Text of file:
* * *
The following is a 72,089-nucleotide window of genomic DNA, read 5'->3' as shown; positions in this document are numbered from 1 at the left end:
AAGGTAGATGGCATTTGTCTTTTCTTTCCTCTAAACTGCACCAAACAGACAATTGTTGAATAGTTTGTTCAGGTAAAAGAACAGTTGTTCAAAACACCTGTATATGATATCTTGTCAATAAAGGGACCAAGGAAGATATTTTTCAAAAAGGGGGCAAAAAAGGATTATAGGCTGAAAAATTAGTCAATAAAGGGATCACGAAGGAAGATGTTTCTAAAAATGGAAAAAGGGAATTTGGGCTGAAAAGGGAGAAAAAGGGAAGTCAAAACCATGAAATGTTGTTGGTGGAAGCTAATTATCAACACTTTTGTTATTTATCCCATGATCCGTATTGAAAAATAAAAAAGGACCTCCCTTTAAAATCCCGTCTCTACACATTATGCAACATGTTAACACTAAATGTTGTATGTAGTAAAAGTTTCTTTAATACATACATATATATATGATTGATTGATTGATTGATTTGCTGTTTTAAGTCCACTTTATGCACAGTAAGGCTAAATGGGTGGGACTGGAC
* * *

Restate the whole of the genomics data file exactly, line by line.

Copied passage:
The following is a 72,089-nucleotide window of genomic DNA, read 5'->3' as shown; positions in this document are numbered from 1 at the left end:
AAGGTAGATGGCATTTGTCTTTTCTTTCCTCTAAACTGCACCAAACAGACAATTGTTGAATAGTTTGTTCAGGTAAAAGAACAGTTGTTCAAAACACCTGTATATGATATCTTGTCAATAAAGGGACCAAGGAAGATATTTTTCAAAAAGGGGGCAAAAAAGGATTATAGGCTGAAAAATTAGTCAATAAAGGGATCACGAAGGAAGATGTTTCTAAAAATGGAAAAAGGGAATTTGGGCTGAAAAGGGAGAAAAAGGGAAGTCAAAACCATGAAATGTTGTTGGTGGAAGCTAATTATCAACACTTTTGTTATTTATCCCATGATCCGTATTGAAAAATAAAAAAGGACCTCCCTTTAAAATCCCGTCTCTACACATTATGCAACATGTTAACACTAAATGTTGTATGTAGTAAAAGTTTCTTTAATACATACATATATATATGATTGATTGATTGATTGATTTGCTGTTTTAAGTCCACTTTATGCACAGTAAGGCTAAATGGGTGGGACTGGAC